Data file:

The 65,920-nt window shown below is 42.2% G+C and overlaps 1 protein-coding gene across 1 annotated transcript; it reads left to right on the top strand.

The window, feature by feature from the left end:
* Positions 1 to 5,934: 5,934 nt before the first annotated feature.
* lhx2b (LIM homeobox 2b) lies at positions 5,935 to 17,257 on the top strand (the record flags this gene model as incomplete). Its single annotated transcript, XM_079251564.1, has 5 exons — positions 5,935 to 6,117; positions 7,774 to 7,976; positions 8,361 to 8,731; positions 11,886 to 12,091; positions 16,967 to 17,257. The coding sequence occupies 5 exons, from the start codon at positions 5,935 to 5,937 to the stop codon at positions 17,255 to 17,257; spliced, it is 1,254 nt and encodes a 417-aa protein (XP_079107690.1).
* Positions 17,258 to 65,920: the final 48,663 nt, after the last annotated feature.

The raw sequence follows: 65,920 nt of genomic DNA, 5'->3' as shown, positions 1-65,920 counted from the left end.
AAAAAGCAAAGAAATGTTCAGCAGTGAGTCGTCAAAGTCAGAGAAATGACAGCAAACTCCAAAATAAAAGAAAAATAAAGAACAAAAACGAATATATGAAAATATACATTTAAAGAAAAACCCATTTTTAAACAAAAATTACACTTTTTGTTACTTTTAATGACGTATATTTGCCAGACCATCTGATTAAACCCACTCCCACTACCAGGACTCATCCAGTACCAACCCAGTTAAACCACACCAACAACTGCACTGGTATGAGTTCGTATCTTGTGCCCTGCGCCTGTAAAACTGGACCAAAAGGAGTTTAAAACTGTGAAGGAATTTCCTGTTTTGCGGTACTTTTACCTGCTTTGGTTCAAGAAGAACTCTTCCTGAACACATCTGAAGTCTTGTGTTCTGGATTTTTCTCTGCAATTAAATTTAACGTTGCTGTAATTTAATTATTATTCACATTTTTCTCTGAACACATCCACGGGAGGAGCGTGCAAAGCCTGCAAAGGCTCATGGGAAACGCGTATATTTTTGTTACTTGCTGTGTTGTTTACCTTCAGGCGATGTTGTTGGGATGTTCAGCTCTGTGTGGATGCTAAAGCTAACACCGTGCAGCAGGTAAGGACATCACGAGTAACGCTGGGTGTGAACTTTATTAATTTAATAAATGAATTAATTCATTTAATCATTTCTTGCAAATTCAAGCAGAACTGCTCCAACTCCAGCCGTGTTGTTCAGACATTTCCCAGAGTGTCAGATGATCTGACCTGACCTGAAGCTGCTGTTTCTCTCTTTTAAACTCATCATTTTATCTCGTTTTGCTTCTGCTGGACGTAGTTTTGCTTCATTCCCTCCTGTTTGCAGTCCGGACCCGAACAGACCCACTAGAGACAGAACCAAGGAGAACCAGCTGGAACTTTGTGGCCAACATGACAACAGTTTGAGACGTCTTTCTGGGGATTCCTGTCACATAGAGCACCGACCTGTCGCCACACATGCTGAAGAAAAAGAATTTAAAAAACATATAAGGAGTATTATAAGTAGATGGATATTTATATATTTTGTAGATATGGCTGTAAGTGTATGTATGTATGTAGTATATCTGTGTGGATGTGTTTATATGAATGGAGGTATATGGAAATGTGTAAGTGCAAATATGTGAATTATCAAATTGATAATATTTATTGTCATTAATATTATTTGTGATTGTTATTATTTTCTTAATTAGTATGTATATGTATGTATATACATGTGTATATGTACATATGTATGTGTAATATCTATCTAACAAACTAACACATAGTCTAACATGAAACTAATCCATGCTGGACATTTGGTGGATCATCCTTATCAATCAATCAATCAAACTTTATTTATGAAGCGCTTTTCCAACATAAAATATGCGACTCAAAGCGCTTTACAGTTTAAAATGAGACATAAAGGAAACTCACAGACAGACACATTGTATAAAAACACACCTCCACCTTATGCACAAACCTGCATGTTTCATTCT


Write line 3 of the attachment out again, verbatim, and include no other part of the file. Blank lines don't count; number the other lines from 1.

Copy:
* Positions 1 to 5,934: 5,934 nt before the first annotated feature.